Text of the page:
Normal Vector – When discussing the normal vector we must be careful to consider both the normal vector (sometimes called normal force) and the mathematical definition of the normal direction. They are sometimes not the same quantity. The normal direction is defined by the curvature of the track and will be discussed in a few slides. The normal vector, however, is defined as the vector perpendicular to the tangent plane of the track. It always points straight up or down as you are sitting on the coaster car. Binormal Vector – In the context of a roller coaster, the binormal refers to the forces acting on a person in the lateral direction. Students who have taken multivariable calculus may note that you find the direction of the binormal by crossing the tangent and normal vectors.

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**Local Coordinate Systems (3)**

Note that how the coordinate system is defined is always important. For example, the normal vector changes its position with time for an observer watching the roller coaster and the normal is always either out of or into the track for the rider on a roller coaster. For an observer watching the roller coaster, the normal can be pointing in any direction. This is why the words local coordinate system are used. Local refers to the fact that we are examining the forces as if we were the rider sitting in the cart, not as an observer, watching the coaster from a distance.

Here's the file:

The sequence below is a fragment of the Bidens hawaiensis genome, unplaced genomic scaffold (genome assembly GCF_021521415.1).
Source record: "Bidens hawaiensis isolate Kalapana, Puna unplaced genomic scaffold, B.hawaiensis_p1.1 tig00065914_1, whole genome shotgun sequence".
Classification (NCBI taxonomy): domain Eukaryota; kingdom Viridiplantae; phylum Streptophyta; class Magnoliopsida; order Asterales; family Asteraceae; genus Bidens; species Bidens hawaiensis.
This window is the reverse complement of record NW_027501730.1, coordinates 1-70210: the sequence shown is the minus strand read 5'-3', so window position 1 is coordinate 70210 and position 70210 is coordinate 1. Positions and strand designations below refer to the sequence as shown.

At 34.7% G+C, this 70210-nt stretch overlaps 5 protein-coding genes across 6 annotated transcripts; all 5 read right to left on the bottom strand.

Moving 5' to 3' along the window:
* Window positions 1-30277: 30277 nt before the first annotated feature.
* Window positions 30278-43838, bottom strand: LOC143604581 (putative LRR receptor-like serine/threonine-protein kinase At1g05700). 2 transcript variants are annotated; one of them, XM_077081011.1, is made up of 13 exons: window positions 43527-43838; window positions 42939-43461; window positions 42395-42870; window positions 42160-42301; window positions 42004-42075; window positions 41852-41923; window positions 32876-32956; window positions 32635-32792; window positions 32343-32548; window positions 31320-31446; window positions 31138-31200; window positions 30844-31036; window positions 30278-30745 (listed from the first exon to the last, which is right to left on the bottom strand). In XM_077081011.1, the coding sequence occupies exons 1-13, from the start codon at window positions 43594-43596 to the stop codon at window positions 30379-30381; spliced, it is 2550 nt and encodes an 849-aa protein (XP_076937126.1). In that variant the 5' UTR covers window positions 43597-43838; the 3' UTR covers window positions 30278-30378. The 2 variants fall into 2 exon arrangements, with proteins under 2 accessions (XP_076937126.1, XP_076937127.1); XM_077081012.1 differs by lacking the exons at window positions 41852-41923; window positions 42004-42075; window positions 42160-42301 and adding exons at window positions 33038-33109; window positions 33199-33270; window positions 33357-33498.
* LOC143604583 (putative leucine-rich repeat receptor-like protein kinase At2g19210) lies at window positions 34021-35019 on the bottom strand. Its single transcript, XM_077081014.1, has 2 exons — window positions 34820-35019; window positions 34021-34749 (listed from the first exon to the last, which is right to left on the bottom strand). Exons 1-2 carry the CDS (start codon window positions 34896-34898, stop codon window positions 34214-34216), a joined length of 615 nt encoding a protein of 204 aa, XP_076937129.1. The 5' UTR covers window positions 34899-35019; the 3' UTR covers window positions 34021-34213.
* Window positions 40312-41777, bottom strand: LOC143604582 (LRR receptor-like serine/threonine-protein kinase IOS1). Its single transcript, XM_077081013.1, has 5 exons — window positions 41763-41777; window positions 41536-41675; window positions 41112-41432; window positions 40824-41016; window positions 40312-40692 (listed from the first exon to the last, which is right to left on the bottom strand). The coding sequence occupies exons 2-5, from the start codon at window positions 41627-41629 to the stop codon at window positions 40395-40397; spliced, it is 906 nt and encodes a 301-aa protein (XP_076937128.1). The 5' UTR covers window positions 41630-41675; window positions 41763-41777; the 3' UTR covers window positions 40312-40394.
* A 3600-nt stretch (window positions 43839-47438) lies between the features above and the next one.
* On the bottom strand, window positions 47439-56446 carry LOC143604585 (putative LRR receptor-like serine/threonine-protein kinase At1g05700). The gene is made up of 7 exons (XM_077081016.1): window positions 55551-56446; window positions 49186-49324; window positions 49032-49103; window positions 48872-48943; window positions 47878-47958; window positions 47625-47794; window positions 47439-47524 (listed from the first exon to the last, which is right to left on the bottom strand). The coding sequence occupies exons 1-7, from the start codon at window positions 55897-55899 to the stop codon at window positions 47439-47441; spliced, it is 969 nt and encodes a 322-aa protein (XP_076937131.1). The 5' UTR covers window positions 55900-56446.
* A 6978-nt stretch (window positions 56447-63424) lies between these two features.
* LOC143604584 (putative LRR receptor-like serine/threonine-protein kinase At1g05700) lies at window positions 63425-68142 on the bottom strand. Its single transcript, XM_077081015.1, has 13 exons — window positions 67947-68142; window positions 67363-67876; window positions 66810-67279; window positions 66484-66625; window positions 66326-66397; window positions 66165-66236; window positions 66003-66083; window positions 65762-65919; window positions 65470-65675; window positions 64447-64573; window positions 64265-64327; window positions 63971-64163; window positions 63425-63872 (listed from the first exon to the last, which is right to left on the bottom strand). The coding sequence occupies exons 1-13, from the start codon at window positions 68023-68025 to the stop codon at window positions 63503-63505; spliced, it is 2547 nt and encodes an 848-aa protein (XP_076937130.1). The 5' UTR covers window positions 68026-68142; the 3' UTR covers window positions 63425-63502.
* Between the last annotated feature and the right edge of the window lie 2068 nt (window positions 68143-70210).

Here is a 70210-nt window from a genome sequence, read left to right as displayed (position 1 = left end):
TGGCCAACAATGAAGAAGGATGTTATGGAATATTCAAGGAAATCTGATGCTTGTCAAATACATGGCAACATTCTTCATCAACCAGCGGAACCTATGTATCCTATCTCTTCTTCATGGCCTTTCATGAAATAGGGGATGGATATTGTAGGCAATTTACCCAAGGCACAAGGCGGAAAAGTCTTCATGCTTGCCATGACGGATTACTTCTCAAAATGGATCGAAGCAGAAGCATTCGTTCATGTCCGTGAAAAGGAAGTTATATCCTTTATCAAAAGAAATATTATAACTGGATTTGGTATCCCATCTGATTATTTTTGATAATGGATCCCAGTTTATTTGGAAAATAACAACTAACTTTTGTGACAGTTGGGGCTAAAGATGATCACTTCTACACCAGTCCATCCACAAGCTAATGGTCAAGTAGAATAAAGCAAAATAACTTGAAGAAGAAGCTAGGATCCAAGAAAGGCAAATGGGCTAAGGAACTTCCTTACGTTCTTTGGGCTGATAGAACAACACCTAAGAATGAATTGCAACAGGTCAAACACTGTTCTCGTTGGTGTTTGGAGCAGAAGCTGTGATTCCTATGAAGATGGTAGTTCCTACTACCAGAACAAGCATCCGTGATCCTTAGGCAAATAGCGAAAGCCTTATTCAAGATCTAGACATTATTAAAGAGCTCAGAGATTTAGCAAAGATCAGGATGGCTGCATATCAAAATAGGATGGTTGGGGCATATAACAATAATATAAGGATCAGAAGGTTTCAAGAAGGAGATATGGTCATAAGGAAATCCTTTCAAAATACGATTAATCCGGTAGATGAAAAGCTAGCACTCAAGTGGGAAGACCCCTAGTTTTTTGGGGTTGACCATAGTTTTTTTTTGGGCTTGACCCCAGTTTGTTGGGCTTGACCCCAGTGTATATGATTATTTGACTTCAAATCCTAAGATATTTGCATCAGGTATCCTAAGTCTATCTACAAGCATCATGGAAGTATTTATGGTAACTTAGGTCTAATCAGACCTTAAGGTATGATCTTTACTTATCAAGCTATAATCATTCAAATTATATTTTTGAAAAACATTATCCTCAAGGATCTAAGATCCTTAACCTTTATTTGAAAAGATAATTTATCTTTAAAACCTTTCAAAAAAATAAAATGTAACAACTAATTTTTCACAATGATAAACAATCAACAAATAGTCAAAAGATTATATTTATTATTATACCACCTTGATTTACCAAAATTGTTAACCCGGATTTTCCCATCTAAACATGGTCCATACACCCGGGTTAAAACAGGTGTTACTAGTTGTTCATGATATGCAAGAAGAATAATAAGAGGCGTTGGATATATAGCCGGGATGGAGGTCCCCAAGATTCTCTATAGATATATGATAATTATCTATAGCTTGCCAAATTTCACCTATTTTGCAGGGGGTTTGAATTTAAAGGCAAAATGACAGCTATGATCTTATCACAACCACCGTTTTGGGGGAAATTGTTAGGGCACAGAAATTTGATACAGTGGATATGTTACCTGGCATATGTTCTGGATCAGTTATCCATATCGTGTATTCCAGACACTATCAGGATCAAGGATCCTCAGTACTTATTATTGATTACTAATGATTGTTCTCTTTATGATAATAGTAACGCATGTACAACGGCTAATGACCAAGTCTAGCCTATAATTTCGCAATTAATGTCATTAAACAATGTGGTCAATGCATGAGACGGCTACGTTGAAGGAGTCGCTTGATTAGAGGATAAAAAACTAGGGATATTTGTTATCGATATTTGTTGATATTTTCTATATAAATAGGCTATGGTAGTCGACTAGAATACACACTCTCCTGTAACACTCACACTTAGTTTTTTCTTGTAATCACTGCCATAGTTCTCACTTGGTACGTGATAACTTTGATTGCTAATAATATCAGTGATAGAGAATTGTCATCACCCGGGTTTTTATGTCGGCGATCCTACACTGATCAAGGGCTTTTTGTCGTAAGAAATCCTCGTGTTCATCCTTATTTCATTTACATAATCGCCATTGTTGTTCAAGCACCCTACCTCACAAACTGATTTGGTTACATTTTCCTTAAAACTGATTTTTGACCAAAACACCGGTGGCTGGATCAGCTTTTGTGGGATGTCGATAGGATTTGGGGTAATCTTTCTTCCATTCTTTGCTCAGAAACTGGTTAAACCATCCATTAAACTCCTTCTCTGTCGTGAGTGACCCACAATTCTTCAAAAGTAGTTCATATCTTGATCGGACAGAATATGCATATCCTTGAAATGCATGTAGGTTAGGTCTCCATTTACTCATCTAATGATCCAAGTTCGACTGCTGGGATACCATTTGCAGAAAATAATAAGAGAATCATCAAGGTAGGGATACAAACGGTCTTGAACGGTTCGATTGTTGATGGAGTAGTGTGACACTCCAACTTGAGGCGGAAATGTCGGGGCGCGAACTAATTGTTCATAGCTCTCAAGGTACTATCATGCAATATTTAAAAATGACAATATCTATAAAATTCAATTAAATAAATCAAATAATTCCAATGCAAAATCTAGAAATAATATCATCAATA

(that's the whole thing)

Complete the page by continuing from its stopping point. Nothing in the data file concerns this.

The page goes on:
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Curvature (1) The intuitive meaning of curvature is an adequate conceptual definition of the word for our purposes. A straight line has no curvature and a circle of a small radius is more curved than one of a large radius. It therefore makes sense that the concept of “rate of change of direction” can be applied to curvature in its definition. Another way to look at it is by discussion of tangent circles (see picture). The angle of inclination is the angle between the horizontal and the tangent vector and is measured counterclockwise from the positive x-axis.